Sol Lewitt was an American who gained his fame in the 1960's as one of the founders of the Conceptualism and Minimalism art movements. His "structures" (as he preferred to call his three dimensional work) and wall drawings, along with most of his other work, largely consisted of geometric patterns, repetition of slight variations in patterns, and basic architecture; the cube being the basis and inspiration for many of his pieces. The sheer number of pieces he completed is astounding; over 1200 wall drawings alone were completed. I feel that his ability to execute so many pieces successfully could be attributed to the fact that he always had a plan laid out before hand so the creation of his piece went smoothly. Even with his later work based on seemingly random, curving lines in highly saturated colors was also planned with set guidelines. This artist instantly piqued my interest when I saw his work for the first time here recently. It was his use of vibrant colors in his later work that first caught my attention, and it was the geometry of his early work that held it. I hadn't seen so much color used in a sculpture, nor had I seen such a strict structure used in a piece. The open, but still stable, look of his other pieces allows you to see the essence of his work without "weighing it down" so to speak. Seeing his work allowed me to look at sculpture from a different view and appreciate the structure, discipline, and planning behind his work, something of which I could use more of. Below I've pasted another brief bio (Wikipedia.com this time) as well as a link to an interview.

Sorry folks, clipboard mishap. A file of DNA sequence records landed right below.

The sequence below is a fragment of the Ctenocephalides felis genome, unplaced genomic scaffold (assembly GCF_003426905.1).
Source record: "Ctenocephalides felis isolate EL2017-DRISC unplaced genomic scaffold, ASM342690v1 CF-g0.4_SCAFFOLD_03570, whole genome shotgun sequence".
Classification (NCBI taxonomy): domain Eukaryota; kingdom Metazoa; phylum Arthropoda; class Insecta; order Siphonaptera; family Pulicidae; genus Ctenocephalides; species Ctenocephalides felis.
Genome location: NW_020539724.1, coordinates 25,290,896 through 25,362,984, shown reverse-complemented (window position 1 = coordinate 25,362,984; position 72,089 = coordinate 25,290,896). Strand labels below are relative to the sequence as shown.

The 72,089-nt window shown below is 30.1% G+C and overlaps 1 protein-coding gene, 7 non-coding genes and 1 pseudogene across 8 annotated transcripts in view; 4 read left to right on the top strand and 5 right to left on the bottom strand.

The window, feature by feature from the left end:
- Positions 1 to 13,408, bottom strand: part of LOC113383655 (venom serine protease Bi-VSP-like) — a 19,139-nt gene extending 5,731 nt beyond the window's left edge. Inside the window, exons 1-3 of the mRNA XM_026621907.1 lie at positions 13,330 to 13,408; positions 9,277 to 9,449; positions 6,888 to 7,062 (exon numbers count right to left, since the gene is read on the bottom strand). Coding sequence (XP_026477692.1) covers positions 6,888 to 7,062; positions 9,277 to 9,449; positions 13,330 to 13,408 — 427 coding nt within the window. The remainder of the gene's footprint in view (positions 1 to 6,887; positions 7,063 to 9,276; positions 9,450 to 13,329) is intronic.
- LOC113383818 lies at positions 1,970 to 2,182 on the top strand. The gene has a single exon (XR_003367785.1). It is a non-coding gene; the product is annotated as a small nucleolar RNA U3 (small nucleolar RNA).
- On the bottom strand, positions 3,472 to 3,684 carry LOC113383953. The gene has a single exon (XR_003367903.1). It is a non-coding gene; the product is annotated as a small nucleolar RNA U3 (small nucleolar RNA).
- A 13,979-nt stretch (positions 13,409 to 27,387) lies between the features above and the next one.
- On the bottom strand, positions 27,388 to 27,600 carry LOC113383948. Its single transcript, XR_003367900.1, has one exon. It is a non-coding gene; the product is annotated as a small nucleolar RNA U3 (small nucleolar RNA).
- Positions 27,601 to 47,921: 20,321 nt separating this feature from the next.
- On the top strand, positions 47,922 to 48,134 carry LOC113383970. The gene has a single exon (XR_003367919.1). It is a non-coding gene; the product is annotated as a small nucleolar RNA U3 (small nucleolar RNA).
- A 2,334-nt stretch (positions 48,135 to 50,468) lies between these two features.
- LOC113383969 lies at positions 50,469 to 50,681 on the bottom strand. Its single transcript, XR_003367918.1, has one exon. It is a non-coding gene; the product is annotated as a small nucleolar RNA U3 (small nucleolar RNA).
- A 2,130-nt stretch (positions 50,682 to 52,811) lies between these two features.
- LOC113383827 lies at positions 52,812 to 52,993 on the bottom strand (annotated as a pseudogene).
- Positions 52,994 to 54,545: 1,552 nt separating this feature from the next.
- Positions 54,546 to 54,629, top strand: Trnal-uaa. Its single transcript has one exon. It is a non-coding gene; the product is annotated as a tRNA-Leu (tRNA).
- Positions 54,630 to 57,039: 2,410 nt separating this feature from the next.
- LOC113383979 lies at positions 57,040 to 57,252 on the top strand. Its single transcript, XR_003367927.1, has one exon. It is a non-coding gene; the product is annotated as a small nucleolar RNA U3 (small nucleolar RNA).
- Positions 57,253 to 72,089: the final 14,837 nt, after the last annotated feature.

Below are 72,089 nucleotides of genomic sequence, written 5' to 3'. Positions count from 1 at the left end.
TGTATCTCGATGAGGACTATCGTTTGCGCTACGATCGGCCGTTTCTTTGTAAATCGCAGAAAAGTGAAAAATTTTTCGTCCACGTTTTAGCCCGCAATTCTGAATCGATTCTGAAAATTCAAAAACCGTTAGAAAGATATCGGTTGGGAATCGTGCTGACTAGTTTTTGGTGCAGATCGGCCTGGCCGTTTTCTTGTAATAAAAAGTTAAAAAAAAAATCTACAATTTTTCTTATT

"LeWitt was born in Hartford, Connecticut to a family of Jewish immigrants from Russia. His mother took him to art classes at the Wadsworth Atheneum in Hartford.[2] After receiving a BFA from Syracuse University in 1949, LeWitt traveled to Europe where he was exposed to Old Master painting. Shortly thereafter, he served in the Korean War, first in California, then Japan, and finally Korea. LeWitt moved to New York City in 1953 and set up a studio on the Lower East Side, in the old Ashkenazi Jewish settlement on Hester Street. During this time he studied at the School of Visual Arts while also pursuing his interest in design at Seventeen magazine, where he did paste-ups, mechanicals, and photostats. In 1955, he was a graphic designer in the office of architect I.M. Pei for a year. Around that time, LeWitt also discovered the work of the late 19th-century photographer Eadweard Muybridge, whose studies in sequence and locomotion were an early influence. These experiences, combined with an entry-level job as a night receptionist and clerk he took in 1960 at the Museum of Modern Art (MoMA) in New York, would influence LeWitt's later work.

At the MoMA, LeWitt’s co-workers included fellow artists Robert Ryman, Dan Flavin, and Robert Mangold. Curator Dorothy Canning Miller's now famous 1960 “Sixteen Americans” exhibition with work by Jasper Johns,Robert Rauschenberg, and Frank Stella created a swell of excitement and discussion among the community of artists with whom LeWitt associated. LeWitt also became friends with Hanne Darboven, Eva Hesse, andRobert Smithson.

LeWitt taught at several New York schools, including New York University and the School of Visual Arts, during the late 1960s. In 1980, LeWitt left New York for Spoleto, Italy. After returning to the United States in the late 1980s, LeWitt made Chester, Connecticut, his primary residence.[3] He died at age 78 in New York from cancer complications."


http://www.youtube.com/watch?v=3CV3iYNn0y0&feature=player_embedded

Auguste Rodin